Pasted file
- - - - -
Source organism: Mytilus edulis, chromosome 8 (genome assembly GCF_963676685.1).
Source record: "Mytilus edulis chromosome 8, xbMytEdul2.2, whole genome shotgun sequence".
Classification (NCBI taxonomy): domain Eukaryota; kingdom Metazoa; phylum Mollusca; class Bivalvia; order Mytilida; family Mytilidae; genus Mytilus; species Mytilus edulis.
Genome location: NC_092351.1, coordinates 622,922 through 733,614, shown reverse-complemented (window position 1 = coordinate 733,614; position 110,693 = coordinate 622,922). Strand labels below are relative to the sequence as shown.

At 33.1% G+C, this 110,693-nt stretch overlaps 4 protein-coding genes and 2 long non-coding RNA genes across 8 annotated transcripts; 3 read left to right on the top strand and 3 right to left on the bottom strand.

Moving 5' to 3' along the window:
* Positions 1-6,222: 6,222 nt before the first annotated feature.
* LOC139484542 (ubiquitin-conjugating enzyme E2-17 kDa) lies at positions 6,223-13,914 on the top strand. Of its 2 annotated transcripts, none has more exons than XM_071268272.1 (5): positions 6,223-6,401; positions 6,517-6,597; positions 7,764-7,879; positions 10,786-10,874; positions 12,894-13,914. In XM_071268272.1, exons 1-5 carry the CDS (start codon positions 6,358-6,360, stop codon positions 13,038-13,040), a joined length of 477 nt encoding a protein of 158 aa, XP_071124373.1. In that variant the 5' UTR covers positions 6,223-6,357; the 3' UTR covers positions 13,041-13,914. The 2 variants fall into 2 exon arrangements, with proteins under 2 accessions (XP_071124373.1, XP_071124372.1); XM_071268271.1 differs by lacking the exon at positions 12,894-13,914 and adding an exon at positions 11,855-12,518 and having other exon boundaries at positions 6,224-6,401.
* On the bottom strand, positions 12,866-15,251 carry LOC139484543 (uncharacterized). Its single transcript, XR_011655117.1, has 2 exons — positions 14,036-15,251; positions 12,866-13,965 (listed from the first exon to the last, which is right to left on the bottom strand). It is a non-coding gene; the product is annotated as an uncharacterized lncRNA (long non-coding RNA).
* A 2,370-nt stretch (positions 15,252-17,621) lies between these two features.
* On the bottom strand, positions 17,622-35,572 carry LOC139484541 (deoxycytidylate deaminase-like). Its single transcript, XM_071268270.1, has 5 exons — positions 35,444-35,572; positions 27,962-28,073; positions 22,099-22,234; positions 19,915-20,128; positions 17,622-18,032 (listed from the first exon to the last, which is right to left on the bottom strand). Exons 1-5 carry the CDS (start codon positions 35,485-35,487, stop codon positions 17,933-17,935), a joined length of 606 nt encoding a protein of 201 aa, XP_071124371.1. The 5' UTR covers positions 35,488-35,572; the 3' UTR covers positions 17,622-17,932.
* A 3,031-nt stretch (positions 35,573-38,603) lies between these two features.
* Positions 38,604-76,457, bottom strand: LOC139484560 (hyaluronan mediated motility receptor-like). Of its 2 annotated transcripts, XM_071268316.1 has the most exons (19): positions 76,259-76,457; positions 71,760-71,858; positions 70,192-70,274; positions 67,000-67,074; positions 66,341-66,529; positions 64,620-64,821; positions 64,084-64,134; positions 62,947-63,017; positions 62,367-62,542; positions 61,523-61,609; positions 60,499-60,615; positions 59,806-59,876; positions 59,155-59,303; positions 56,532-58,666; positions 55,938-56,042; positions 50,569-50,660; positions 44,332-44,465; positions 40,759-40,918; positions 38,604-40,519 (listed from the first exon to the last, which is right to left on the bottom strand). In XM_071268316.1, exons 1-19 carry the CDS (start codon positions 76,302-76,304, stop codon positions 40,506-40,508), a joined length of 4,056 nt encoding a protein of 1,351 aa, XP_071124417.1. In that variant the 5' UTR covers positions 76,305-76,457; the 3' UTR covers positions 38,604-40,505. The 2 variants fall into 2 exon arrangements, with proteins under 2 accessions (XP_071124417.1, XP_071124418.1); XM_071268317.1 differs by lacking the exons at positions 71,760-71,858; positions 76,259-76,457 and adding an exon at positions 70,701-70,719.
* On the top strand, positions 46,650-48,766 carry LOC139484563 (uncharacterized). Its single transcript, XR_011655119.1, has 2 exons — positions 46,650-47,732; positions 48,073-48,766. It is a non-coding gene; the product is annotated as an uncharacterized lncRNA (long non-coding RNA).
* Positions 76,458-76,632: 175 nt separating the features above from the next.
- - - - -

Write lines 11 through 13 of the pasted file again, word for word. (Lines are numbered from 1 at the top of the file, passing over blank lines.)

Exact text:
* On the bottom strand, positions 17,622-35,572 carry LOC139484541 (deoxycytidylate deaminase-like). Its single transcript, XM_071268270.1, has 5 exons — positions 35,444-35,572; positions 27,962-28,073; positions 22,099-22,234; positions 19,915-20,128; positions 17,622-18,032 (listed from the first exon to the last, which is right to left on the bottom strand). Exons 1-5 carry the CDS (start codon positions 35,485-35,487, stop codon positions 17,933-17,935), a joined length of 606 nt encoding a protein of 201 aa, XP_071124371.1. The 5' UTR covers positions 35,488-35,572; the 3' UTR covers positions 17,622-17,932.
* A 3,031-nt stretch (positions 35,573-38,603) lies between these two features.
* Positions 38,604-76,457, bottom strand: LOC139484560 (hyaluronan mediated motility receptor-like). Of its 2 annotated transcripts, XM_071268316.1 has the most exons (19): positions 76,259-76,457; positions 71,760-71,858; positions 70,192-70,274; positions 67,000-67,074; positions 66,341-66,529; positions 64,620-64,821; positions 64,084-64,134; positions 62,947-63,017; positions 62,367-62,542; positions 61,523-61,609; positions 60,499-60,615; positions 59,806-59,876; positions 59,155-59,303; positions 56,532-58,666; positions 55,938-56,042; positions 50,569-50,660; positions 44,332-44,465; positions 40,759-40,918; positions 38,604-40,519 (listed from the first exon to the last, which is right to left on the bottom strand). In XM_071268316.1, exons 1-19 carry the CDS (start codon positions 76,302-76,304, stop codon positions 40,506-40,508), a joined length of 4,056 nt encoding a protein of 1,351 aa, XP_071124417.1. In that variant the 5' UTR covers positions 76,305-76,457; the 3' UTR covers positions 38,604-40,505. The 2 variants fall into 2 exon arrangements, with proteins under 2 accessions (XP_071124417.1, XP_071124418.1); XM_071268317.1 differs by lacking the exons at positions 71,760-71,858; positions 76,259-76,457 and adding an exon at positions 70,701-70,719.